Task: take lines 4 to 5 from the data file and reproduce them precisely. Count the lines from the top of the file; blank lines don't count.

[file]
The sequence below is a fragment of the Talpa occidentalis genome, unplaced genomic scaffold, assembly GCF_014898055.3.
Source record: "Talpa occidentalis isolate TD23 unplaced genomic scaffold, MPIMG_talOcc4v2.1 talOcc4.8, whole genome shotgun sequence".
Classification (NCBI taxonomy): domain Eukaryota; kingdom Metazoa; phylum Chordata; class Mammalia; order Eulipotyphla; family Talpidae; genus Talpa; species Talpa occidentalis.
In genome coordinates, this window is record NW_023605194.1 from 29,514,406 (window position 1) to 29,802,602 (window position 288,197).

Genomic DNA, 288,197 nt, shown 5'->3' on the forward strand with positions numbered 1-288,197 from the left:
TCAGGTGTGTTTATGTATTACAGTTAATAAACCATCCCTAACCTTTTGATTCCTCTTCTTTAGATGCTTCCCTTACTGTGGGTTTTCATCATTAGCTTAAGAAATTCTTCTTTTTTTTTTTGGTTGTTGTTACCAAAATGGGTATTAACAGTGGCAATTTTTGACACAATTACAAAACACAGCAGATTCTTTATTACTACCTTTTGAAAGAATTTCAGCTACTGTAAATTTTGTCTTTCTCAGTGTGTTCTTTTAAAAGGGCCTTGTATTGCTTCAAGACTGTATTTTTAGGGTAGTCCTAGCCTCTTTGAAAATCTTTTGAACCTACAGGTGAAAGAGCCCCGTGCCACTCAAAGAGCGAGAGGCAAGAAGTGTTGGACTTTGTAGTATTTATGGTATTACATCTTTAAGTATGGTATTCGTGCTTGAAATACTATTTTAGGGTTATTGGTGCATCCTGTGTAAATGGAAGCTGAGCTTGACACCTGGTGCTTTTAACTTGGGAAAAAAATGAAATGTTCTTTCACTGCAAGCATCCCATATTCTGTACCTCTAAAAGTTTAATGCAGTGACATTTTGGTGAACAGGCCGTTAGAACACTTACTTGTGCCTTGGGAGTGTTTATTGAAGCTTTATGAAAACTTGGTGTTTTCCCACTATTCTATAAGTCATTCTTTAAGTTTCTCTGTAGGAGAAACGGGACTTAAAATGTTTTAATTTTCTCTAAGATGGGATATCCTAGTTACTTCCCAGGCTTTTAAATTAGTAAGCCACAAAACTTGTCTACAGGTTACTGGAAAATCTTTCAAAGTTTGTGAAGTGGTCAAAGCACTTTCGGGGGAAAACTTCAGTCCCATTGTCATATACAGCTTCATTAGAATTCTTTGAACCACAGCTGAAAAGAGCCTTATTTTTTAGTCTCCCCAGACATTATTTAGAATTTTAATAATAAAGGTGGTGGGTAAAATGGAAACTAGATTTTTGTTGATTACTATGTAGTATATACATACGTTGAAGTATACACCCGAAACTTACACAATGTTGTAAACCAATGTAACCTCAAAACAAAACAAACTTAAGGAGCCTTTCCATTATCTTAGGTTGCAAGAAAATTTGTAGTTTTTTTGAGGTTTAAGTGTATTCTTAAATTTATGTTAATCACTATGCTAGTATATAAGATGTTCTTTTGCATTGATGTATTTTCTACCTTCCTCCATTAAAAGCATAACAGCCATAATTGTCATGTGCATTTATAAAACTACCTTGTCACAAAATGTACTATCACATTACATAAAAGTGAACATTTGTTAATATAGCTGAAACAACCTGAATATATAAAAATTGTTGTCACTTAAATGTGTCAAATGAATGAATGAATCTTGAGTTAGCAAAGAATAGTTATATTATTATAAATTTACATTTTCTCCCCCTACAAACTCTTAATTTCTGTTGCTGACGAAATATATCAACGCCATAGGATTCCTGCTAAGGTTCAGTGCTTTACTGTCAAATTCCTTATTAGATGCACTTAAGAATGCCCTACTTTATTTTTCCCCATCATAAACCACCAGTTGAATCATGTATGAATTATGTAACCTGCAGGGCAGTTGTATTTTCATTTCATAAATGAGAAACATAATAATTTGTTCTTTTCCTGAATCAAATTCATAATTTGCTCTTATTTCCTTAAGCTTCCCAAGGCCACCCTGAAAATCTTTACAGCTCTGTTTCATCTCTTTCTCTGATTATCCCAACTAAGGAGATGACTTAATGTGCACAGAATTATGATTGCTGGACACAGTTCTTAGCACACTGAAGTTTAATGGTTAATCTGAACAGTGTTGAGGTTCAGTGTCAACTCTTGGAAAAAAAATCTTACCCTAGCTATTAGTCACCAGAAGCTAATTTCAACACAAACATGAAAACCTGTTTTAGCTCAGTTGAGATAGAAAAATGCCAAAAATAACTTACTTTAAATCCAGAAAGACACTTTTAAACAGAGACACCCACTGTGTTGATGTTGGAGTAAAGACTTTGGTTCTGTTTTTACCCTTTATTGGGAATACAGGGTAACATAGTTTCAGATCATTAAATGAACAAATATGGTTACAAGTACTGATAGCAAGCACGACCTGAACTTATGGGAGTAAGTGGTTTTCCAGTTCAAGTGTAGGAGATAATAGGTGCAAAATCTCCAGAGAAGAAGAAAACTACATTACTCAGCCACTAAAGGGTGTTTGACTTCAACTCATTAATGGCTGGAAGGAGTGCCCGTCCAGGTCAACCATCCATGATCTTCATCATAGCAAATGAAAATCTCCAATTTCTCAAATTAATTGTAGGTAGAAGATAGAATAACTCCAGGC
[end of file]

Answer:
In genome coordinates, this window is record NW_023605194.1 from 29,514,406 (window position 1) to 29,802,602 (window position 288,197).

Genomic DNA, 288,197 nt, shown 5'->3' on the forward strand with positions numbered 1-288,197 from the left: